I’ve seen this question a lot. I think the age range is right there where a young person can start to read solid genre fiction outside of the “kiddie” hold of children’s fiction. There are some children’s books that work for this, obviously, but in general the genre can be a bit too juvenile for a middle-school aged young person.
That isn’t to mock children’s books whatsoever. I have great respect for authors of all age groups, but in this particular age range I’ve found that young people don’t respond well to books with younger themes.
As far as speculative fiction goes, there’s a number of books that could be recommended comfortably to younger readers in order to stoke their imagination and encourage them to read more. So here’s a list I composed of books I’d recommend to middle-school aged young people. I’ll include my recommendation, the genre, and the reason for my recommendation.
Interstellar Pig by William Sleator. Science fiction. My first exposure to science fiction, as I previously mentioned. It’s the story of a young man who goes on vacation when he meets strange kids who share a board game with him. In the game, you have to keep a “Piggy”on your planet in order to prevent the world from being destroyed. The board game seems to simulate reality, and I think most young readers would love this one. It’s fun, imaginative, and has a few twists and turns to it to keep it interesting.
Have Space Suit—Will Travel by Robert Heinlein. Science fiction. One of the more adventurous stories by Heinlein and one of his “juveniles”, the stories he intended for young readers. I previously reviewed Heinlein’s Space Cadet, another of his juveniles, though I wouldn’t put it on this list. A young man named Kip is kidnapped by an alien. From there, the story takes off to become a bizarre exploration of humanity. It’s worth a read and young readers should love it.
House of Stairs by William Sleator. Science fiction. If you can’t tell by now I love Sleator. He wrote mainly for this age range, which is why his work continues to show up on this list. House of Stairs follows a group of kids who find themselves in a strange room with stairs. It’s seemingly calculated to test them in various ways, and there’s more to it then it seems.
The Hobbit by J. R. R. Tolkien. Fantasy. Probably Tolkien’s most approachable book. It’s quirky in weird ways and definately dated, but it’s the forefather of a lot of fantasy stories. It’s worth picking up.
Singularity by William Sleator. Science fiction. A story about twin brothers who discover a small singularity in their uncle’s shed. There’s water and food, and apparently someone is able to stay in the shed while time slows outside the shed. This is widely considered Sleator’s best work.
The Harry Potter series by J. K. Rowling. Fantasy. This should be obvious enough. Rowling is a great writer, and as the characters age up so do the subjects they deal with. It’s imaginative and younger readers will love it.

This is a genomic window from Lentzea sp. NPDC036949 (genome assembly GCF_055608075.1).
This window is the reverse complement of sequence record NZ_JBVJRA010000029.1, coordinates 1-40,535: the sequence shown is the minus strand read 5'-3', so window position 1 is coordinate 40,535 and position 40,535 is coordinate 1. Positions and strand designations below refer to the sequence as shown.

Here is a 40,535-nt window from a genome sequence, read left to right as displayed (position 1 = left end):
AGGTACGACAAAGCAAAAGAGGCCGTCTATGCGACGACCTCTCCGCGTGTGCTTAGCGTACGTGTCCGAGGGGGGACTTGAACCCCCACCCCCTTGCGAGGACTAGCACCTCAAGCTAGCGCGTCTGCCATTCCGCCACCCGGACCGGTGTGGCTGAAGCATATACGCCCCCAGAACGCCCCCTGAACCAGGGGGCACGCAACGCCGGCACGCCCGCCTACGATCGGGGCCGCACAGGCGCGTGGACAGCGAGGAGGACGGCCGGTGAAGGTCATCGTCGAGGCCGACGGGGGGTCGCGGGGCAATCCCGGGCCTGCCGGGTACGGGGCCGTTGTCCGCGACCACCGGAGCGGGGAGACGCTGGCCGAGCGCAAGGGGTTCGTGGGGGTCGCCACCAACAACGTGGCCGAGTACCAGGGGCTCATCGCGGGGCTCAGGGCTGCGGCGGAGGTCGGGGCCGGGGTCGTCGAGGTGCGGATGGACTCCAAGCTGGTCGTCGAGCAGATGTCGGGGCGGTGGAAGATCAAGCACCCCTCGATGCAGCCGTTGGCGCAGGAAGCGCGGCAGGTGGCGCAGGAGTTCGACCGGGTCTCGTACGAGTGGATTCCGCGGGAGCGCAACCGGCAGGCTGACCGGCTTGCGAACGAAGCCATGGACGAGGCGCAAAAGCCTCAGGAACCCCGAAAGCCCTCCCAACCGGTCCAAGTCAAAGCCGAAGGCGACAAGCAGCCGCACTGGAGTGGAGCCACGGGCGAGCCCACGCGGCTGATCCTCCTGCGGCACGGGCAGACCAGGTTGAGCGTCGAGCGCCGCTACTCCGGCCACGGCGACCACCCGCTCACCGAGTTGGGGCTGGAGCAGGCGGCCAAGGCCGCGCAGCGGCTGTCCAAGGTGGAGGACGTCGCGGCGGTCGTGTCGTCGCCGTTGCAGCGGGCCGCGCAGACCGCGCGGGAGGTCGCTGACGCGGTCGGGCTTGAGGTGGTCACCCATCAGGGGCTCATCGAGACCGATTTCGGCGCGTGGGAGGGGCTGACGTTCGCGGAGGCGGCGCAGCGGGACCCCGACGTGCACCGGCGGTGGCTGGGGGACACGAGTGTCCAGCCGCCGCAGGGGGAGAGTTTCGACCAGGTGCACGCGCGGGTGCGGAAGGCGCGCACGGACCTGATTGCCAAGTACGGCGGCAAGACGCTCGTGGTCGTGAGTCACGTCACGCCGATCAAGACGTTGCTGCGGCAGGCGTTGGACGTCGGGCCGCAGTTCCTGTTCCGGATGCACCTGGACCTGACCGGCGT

Alice in Wonderland by Lewis Carroll. Fantasy. This one is probably most suited for kids, but the witty wordplay is probably appreciated more by preteens. Alice follows a rabbit and ends up in a strange world. It’s mostly nonsense literature, but I think it’s probably still fantasy.
The Giver by Lois Lowry. Science fiction. I read this book at the appropriate age. I loved it. It’s a dystopian novel about a future society that engineers their citizens to conform to set standards. It’s a great way to introduce philosophy to young people.
Interview With the Vampire by Anne Rice. Horror. Obviously this one contains blood and some disturbing elements. It’s a great vampire story. I recall my sister loving it when she was a young teen, and I suspect many other young readers will find Rice’s story compelling. If you want to wait to suggest it until high school, that would make sense in this case.
Conan the Conqueror by Robert E. Howard. Heroic fantasy. It will contain violence, but if you think your young person can handle it, this book is solid. It follows an older King Conan who leaves and journeys back to retake his kingdom.
Citizen of the Galaxy by Robert Heinlein. Science fiction. Another of Heinlein’s juveniles. A slave boy is bought by a beggar and given a job. It’s based in a space-faring society and clearly one of Heinlein’s best juveniles.
Jirel of Joiry by C. L Moore. Sword and sorcery. There is some violence in these stories. These stories are sometimes collected as “Black God’s Kiss”, the name of the most popular of the stories in the collection. Jirel is a french swordswoman who rules over a medieval state. She’s arrogant, brash, angry, and by far one of the most interesting characters on this list. Young readers should find her stories interesting, but I’m tempted to say that teenagers would appreciate the work more.
Norse Mythology by Neil Gaiman. Fantasy. I wrote a review of this one. I didn’t think it particularly showcased Gaiman’s skill, but it’s still some great work. If you can find videos of Gaiman reading it to an audience, I’d recommend looking those up. It’s appropriate for younger readers who’d like to know about this mythology. It does contain some violence, of course, but an early teen should be able to handle that.
Dracula by Bram Stoker. Horror. I hesitate to list this one since it’s a bit unwieldy for modern readers. However, I enjoyed it when I was young and I’m sure young people today would like it as well. It’s gloomy, dark, and mysterious. If you’ve never read it, the book is unique in how it tells its story.
Maybe you’ll like some of my posts on writing:
Or maybe a couple of my reviews: